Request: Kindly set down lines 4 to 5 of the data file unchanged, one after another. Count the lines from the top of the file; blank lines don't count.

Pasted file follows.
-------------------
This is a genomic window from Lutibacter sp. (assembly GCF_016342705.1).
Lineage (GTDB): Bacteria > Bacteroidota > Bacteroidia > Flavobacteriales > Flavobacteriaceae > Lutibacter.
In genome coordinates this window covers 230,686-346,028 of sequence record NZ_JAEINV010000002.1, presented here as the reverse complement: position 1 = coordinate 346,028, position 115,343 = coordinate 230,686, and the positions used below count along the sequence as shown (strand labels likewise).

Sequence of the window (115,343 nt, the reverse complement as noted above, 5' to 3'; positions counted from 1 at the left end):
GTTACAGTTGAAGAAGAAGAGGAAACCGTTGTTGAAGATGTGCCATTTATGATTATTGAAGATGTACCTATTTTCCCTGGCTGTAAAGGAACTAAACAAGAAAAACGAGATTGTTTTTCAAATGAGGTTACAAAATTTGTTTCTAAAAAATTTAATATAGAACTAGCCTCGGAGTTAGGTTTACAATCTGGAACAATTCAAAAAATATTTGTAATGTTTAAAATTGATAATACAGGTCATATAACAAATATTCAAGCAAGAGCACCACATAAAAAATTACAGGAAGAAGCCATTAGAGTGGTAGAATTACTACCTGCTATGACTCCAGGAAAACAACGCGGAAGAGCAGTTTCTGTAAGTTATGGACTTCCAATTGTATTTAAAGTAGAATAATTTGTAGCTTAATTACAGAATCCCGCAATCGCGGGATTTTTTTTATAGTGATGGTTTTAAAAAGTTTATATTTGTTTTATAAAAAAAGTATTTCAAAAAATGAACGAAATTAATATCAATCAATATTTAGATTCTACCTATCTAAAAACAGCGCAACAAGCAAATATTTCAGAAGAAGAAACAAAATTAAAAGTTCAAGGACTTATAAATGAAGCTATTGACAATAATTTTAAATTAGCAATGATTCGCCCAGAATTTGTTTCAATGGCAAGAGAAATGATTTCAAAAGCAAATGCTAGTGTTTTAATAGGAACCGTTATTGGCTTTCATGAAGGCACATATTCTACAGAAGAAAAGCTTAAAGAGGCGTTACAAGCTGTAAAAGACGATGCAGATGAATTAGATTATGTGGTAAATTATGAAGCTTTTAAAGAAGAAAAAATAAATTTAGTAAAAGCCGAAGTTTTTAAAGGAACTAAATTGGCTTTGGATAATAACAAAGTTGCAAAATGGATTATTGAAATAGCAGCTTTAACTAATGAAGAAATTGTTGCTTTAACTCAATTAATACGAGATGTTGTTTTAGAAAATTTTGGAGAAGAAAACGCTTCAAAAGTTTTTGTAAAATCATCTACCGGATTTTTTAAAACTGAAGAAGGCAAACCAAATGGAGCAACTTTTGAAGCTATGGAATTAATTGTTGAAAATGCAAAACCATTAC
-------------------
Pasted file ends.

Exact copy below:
Sequence of the window (115,343 nt, the reverse complement as noted above, 5' to 3'; positions counted from 1 at the left end):
GTTACAGTTGAAGAAGAAGAGGAAACCGTTGTTGAAGATGTGCCATTTATGATTATTGAAGATGTACCTATTTTCCCTGGCTGTAAAGGAACTAAACAAGAAAAACGAGATTGTTTTTCAAATGAGGTTACAAAATTTGTTTCTAAAAAATTTAATATAGAACTAGCCTCGGAGTTAGGTTTACAATCTGGAACAATTCAAAAAATATTTGTAATGTTTAAAATTGATAATACAGGTCATATAACAAATATTCAAGCAAGAGCACCACATAAAAAATTACAGGAAGAAGCCATTAGAGTGGTAGAATTACTACCTGCTATGACTCCAGGAAAACAACGCGGAAGAGCAGTTTCTGTAAGTTATGGACTTCCAATTGTATTTAAAGTAGAATAATTTGTAGCTTAATTACAGAATCCCGCAATCGCGGGATTTTTTTTATAGTGATGGTTTTAAAAAGTTTATATTTGTTTTATAAAAAAAGTATTTCAAAAAATGAACGAAATTAATATCAATCAATATTTAGATTCTACCTATCTAAAAACAGCGCAACAAGCAAATATTTCAGAAGAAGAAACAAAATTAAAAGTTCAAGGACTTATAAATGAAGCTATTGACAATAATTTTAAATTAGCAATGATTCGCCCAGAATTTGTTTCAATGGCAAGAGAAATGATTTCAAAAGCAAATGCTAGTGTTTTAATAGGAACCGTTATTGGCTTTCATGAAGGCACATATTCTACAGAAGAAAAGCTTAAAGAGGCGTTACAAGCTGTAAAAGACGATGCAGATGAATTAGATTATGTGGTAAATTATGAAGCTTTTAAAGAAGAAAAAATAAATTTAGTAAAAGCCGAAGTTTTTAAAGGAACTAAATTGGCTTTGGATAATAACAAAGTTGCAAAATGGATTATTGAAATAGCAGCTTTAACTAATGAAGAAATTGTTGCTTTAACTCAATTAATACGAGATGTTGTTTTAGAAAATTTTGGAGAAGAAAACGCTTCAAAAGTTTTTGTAAAATCATCTACCGGATTTTTTAAAACTGAAGAAGGCAAACCAAATGGAGCAACTTTTGAAGCTATGGAATTAATTGTTGAAAATGCAAAACCATTAC